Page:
One of the more interesting chapters in this book is Chapter 8 on "How to Appraise Your Organisation's Capabilities and Disabilities". In Chapter 8, Christensen breaks down how managers can assess the ability of their organisation to manage different kinds of innovation by looking at: the kind of resources it has ( the mechanisms/processes by which the organisation creates value, which is "intrinsically inimical to change" in order to ensure consistency; and the values of the organisation that employees use to make prioritisation decisions. Christensen notes that "the larger and more complex a company becomes, the more important it is for senior managers to make independent decisions about priorities that are consistent with the strategic direction and the business model of the company....[but these] clear, consistent and broadly understood values, however, also define what an organisation cannot do." Dealing with disruptive change therefore requires managers to create new capabilities, whether by acquiring an organisation, whose processes and values match the new task (and keeping them separate from the existing organisation), or separating out an independent organisation and developing within it the new processes and values required. Also interesting is Chapter 10 on "Managing Disruptive Change: A Case Study". The tenth chapter of this book is basically a manual for approaching electric vehicles as a disruptive technology - a manual for Elon Musk to build Tesla. However the conclusion the author arrives is not the Tesla Model S (a premium product), but rather a cheap and low range model.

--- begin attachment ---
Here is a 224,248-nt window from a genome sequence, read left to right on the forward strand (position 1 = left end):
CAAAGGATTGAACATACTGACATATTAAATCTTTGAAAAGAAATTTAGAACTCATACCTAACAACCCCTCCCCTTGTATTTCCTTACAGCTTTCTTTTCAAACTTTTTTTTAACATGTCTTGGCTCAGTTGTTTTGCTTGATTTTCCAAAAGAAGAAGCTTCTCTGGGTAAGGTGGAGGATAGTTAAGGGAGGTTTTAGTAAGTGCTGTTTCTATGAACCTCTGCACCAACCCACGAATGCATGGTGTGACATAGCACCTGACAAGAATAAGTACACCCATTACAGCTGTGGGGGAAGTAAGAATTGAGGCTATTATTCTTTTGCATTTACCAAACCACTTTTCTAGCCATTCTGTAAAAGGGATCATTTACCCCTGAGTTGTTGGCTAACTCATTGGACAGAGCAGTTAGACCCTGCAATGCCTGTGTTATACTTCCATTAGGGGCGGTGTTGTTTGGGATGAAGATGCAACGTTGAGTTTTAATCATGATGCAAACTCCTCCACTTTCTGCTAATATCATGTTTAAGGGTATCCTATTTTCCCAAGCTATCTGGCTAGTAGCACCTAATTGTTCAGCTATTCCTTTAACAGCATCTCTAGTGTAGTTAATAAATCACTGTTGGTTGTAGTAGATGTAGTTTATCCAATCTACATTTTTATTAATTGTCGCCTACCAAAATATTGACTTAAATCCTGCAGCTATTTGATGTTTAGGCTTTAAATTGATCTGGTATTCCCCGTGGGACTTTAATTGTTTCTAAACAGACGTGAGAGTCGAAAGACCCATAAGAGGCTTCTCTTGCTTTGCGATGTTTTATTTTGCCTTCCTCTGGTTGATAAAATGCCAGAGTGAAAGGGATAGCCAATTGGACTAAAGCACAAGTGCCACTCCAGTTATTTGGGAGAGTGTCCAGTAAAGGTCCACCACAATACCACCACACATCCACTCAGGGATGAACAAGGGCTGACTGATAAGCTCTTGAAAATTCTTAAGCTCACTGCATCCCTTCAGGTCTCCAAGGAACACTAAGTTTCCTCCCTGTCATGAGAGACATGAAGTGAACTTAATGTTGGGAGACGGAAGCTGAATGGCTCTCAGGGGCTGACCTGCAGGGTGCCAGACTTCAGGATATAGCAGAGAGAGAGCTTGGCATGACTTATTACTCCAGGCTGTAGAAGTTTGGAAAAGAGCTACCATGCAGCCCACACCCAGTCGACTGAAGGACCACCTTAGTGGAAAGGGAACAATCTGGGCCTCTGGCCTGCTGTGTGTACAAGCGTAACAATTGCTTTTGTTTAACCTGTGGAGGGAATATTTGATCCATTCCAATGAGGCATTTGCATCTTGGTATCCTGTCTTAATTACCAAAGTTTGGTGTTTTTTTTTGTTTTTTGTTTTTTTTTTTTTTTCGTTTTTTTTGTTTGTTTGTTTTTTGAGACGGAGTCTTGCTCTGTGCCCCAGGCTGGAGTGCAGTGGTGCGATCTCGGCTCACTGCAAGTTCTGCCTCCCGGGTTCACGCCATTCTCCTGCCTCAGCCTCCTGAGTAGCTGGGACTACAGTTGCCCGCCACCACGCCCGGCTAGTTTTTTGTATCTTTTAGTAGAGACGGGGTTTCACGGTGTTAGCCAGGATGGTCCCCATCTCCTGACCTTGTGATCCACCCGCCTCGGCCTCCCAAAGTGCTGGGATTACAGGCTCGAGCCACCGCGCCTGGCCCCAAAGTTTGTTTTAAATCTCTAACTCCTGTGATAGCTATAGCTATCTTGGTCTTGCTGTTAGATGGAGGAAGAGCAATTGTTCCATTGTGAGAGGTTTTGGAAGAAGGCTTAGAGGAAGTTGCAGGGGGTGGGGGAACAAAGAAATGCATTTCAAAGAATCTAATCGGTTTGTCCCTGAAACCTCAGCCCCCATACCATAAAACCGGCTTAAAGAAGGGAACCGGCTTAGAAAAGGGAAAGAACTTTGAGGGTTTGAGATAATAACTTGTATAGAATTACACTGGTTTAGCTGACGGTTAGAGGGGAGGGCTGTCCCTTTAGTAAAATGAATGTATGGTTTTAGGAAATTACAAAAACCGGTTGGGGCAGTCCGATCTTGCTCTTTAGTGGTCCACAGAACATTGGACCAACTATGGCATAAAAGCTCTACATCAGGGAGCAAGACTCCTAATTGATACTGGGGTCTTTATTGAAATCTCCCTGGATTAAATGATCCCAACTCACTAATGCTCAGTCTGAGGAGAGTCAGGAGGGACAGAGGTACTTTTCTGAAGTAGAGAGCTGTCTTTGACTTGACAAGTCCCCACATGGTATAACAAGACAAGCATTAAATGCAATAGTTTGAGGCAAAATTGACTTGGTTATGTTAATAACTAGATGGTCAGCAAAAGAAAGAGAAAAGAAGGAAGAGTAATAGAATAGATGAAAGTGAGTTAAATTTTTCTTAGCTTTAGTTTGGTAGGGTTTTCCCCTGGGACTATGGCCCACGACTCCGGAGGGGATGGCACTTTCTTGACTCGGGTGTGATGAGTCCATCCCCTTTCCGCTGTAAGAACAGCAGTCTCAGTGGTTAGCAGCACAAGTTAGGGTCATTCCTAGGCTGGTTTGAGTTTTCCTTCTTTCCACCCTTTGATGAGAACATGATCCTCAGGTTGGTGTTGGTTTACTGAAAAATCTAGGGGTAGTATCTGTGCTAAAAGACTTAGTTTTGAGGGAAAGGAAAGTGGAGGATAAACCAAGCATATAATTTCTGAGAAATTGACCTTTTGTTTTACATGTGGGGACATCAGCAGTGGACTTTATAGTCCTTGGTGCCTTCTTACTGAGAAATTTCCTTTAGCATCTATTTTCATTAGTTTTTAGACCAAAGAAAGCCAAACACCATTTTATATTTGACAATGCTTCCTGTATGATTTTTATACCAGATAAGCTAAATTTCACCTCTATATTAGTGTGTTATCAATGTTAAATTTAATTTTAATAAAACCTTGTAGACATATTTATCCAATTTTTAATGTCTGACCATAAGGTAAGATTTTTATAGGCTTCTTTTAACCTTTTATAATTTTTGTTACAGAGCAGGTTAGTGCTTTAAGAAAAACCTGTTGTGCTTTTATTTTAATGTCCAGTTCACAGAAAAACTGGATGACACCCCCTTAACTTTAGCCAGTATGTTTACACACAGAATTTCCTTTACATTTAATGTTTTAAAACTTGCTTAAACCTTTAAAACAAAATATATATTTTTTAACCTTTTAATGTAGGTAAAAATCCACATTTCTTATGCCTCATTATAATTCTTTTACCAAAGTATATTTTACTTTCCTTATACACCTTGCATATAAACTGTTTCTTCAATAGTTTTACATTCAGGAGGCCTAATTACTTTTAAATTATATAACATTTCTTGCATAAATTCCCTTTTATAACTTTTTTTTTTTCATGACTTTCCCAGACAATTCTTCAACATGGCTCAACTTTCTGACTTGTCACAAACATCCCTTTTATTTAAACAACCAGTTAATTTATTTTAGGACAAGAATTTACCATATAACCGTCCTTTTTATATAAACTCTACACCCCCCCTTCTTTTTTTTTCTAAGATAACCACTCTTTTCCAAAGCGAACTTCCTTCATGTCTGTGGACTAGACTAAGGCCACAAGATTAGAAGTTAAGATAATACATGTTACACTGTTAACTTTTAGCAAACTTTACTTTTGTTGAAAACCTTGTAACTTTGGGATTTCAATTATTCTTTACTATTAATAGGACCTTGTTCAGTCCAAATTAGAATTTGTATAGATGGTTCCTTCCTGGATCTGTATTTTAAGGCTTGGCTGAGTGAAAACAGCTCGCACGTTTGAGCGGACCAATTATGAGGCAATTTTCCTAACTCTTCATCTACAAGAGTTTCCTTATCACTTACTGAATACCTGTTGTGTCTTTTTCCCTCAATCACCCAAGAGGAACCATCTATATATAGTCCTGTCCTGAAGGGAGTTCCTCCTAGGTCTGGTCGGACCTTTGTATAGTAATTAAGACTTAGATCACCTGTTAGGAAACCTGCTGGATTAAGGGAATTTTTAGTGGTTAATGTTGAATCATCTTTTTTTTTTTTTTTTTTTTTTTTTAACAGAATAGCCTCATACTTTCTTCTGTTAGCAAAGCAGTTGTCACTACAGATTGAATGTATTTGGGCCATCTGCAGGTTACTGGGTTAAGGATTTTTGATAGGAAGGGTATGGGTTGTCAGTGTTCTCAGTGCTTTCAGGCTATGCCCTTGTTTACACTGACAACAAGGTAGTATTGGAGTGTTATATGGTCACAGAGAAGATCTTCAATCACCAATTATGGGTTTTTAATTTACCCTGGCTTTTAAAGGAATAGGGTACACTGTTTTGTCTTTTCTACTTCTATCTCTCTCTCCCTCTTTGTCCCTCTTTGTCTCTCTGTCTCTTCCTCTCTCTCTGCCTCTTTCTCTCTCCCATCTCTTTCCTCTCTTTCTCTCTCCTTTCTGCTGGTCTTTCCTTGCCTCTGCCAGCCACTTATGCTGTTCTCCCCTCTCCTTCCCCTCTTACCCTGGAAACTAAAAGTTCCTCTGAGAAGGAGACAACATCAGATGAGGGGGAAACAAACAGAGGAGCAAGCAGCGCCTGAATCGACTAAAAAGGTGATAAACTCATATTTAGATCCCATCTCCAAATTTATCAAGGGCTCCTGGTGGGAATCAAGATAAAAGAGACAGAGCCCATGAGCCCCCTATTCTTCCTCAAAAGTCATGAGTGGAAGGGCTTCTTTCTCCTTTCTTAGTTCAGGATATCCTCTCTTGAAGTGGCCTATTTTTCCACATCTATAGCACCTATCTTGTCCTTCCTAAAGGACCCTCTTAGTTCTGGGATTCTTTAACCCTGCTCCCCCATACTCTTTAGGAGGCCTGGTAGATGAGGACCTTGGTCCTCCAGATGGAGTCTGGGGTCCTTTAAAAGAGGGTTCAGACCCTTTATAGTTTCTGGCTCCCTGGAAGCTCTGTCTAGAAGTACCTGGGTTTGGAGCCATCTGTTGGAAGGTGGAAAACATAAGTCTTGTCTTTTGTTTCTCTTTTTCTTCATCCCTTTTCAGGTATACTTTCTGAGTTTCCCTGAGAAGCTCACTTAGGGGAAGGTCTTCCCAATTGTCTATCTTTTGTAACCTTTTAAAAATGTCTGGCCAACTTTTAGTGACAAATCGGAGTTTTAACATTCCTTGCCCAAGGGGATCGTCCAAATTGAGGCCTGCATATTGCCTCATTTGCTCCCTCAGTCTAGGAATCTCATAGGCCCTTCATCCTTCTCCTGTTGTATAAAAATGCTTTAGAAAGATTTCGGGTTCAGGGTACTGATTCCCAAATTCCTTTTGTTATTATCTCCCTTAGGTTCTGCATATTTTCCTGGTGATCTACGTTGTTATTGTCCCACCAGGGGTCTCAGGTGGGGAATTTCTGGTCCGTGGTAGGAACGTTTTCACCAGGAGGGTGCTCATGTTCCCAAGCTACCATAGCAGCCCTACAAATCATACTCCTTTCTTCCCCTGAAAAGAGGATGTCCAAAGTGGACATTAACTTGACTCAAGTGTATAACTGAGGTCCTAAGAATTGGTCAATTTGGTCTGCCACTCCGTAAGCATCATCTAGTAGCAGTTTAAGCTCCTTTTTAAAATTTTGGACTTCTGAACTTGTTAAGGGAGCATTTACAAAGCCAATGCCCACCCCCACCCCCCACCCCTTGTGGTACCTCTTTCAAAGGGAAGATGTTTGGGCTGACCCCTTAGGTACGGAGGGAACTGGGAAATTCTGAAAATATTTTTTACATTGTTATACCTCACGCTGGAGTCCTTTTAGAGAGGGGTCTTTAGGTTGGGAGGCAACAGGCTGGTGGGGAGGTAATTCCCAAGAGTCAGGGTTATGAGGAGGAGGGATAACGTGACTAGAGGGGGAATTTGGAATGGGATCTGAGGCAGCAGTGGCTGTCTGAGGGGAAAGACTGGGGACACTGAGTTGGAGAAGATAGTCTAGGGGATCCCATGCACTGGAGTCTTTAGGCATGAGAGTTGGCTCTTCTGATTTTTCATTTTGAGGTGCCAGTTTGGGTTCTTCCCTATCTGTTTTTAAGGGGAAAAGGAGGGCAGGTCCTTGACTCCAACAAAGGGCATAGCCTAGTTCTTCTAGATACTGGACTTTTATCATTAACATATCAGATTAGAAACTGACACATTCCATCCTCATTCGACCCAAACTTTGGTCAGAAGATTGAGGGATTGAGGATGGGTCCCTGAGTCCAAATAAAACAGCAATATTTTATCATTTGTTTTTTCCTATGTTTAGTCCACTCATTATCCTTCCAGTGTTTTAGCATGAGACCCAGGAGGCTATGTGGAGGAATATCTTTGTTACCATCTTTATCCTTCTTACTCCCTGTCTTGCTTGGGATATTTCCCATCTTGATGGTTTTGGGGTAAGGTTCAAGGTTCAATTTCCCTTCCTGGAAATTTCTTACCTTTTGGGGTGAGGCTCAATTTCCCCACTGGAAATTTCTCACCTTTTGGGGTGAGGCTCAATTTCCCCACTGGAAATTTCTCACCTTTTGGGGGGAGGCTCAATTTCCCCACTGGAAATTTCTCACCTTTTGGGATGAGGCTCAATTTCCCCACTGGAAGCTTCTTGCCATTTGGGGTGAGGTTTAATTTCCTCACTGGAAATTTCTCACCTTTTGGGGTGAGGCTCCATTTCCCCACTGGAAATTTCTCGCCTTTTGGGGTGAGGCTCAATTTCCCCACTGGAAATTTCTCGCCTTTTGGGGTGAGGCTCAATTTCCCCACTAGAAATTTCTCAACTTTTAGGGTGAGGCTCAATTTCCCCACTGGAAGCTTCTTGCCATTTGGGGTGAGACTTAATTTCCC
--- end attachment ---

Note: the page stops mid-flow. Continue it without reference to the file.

"To measure market needs, I would watch carefully what customers do, not simply listen to what they say. Watching how customers actually use a product provides much more reliable information than can be gleaned from a verbal interview or a focus group. Thus, observations indicate that auto users today require a minimum cruising range (that is, the distance that can be driven without refueling) of about 125 to 150 miles; most electric vehicles only offer a minimum cruising range of 50 to 80 miles. Similarly, drivers seem to require cars that accelerate from 0 to 60 miles per hour in less than 10 seconds (necessary primarily to merge safely into highspeed traffic from freeway entrance ramps); most electric vehicles take nearly 20 seconds to get there. And, finally, buyers in the mainstream market demand a wide array of options, but it would be impossible for electric vehicle manufacturers to offer a similar variety within the small initial unit volumes that will characterize that business. According to almost any definition of functionality used for the vertical axis of our proposed chart, the electric vehicle will be worse off compared to a gasoline powered car.